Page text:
The leopard viewing was fairly good too this past week. Nyeleti and Xigodo kept us entertained over the weekend when they were found with an impala kill safely hoisted up a marula tree on the banks of the Zebenine – Xigodo is becoming a firm game-viewing favourite as he seldom sits still for too long and is always entertaining to watch! Thumbela left tracks all around the eastern sections, and we eventually caught up with her towards the end of the week as she was out on territorial patrol.  The new male leopard from last week was found with a baby waterbuck kill in the west again, but one of the more interesting sightings was of our usually very skittish pale-eyed male from the east mating with an unidentified leopardess one afternoon. They gave us a complete runaround and my Land Cruiser was tested to its limits to keep up, but our persistence paid off and we got to see (and hear) them mating multiple times.

Tanda-Tula wild dog pack, Timbavati
Tanda-Tula wild dog resting, Chad Cocking

The wild dogs also returned this past week, first with the large pack of 31 members making a kill off our access road on Nkhari, and then later in the week – with guests very excited to see these endangered carnivores – I made a long trip right to the far western parts of the Timbavati to see them for myself.  It was quite a sight to see so many of these stunning canids walking across a large open plain and suddenly burst into a sprint as they pursued some unfortunate impalas.  As Murphey would have it, as I was making the even longer trip home after the sighting, a colleague informed me that he had found another pack of a dozen wild dog active around Machaton Dam; so I could have travelled 3km to see them instead of 20km! Fortunately, the following morning we only travelled just over a kilometre before we came across the pack and spent most of the morning in their company.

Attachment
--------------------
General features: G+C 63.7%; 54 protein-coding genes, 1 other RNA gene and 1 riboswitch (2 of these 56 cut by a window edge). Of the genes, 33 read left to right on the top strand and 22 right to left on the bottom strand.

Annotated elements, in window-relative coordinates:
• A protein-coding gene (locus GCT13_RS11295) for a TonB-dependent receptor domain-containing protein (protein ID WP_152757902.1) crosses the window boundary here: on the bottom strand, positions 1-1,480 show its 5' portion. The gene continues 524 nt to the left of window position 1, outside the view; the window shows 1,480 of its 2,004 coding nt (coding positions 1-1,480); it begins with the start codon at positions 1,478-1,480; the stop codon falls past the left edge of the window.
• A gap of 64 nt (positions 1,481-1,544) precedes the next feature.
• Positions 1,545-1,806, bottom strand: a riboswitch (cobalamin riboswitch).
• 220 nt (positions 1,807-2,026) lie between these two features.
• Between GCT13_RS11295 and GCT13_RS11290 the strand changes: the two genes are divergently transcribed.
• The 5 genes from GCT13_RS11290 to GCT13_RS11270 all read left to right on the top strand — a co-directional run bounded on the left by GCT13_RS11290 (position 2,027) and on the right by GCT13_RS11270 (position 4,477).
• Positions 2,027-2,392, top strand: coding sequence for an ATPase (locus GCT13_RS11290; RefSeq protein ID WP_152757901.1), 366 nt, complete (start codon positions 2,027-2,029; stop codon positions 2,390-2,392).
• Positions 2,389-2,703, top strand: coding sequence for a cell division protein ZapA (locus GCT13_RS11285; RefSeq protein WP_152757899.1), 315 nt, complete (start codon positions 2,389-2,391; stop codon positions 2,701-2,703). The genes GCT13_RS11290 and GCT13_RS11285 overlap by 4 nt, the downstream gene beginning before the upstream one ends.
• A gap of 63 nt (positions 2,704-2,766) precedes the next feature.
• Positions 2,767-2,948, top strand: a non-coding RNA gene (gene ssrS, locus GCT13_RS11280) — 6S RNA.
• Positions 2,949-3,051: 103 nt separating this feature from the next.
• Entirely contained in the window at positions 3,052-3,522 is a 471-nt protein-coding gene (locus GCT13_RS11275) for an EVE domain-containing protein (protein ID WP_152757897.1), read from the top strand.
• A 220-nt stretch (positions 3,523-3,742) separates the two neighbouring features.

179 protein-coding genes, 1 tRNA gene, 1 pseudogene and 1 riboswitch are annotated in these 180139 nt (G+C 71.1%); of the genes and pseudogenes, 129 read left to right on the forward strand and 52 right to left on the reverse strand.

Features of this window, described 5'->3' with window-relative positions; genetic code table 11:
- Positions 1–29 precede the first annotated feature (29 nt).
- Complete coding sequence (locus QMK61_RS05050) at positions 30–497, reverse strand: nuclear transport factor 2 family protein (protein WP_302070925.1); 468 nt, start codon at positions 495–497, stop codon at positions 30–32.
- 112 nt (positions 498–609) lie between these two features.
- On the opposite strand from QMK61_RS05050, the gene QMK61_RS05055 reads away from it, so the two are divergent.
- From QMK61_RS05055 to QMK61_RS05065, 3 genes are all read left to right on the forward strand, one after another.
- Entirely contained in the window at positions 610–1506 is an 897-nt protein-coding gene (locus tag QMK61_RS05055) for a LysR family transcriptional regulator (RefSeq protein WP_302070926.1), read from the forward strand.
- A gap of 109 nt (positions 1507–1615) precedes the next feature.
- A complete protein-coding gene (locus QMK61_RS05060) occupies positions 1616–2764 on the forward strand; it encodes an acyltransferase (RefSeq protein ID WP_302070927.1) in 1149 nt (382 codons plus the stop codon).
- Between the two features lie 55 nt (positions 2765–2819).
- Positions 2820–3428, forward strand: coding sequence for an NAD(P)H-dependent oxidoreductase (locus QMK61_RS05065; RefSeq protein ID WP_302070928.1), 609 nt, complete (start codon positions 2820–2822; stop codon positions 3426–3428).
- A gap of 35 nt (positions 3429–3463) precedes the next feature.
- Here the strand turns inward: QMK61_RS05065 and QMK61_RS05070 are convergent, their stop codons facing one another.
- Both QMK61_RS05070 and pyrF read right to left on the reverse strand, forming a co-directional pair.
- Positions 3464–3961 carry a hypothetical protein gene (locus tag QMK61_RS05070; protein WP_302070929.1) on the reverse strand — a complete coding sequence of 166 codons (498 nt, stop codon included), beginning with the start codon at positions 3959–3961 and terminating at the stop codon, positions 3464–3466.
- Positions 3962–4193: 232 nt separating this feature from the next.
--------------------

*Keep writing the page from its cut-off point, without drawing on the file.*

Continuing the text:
Tanda-Tula baby rhino, Greater Kruger

Another highlight of the week was our first viewing of a newborn baby rhino – this cute little bundle of joy was very confident in our presence as she explored her world and her mother stood guard, and we can only hope that she is able to live out a full and fruitful life in a world that is more challenging for their species now than it has ever been in their entire history.

Speaking of new life, we also want to take this opportunity to welcome the newest member to our Tanda Tula family and congratulate Britt and Luke on the birth of their healthy son. We want to wish the three of them the best of luck for the next exciting chapter of their lives, and look forward to welcoming them back home in the not too distant future.

Tanda-Tula bateleur, Timbavati

And that is it from us my side for the week – be sure to check out our Facebook page for more photos from the week and check back again next week for more updates on what has been happening here at Tanda Tula. We are pleased to say that we are picking up with our occupancies over this period, and whilst that is great news for all of our staff here, it does sadly mean that it has not given me any opportunities to get out and record an episode of Sofa Safari for this week. That being said, I will have one out on Easter Weekend, and I will do my best to keep producing them as often as my guiding schedule allows over the coming months, so be sure to keep checking on our social media feeds to see when the forthcoming episodes have been uploaded.

Until next time, take care!


Tanda-Tula zebra, Chad Cocking
Tanda-Tula necking giraffes, Greater Kruger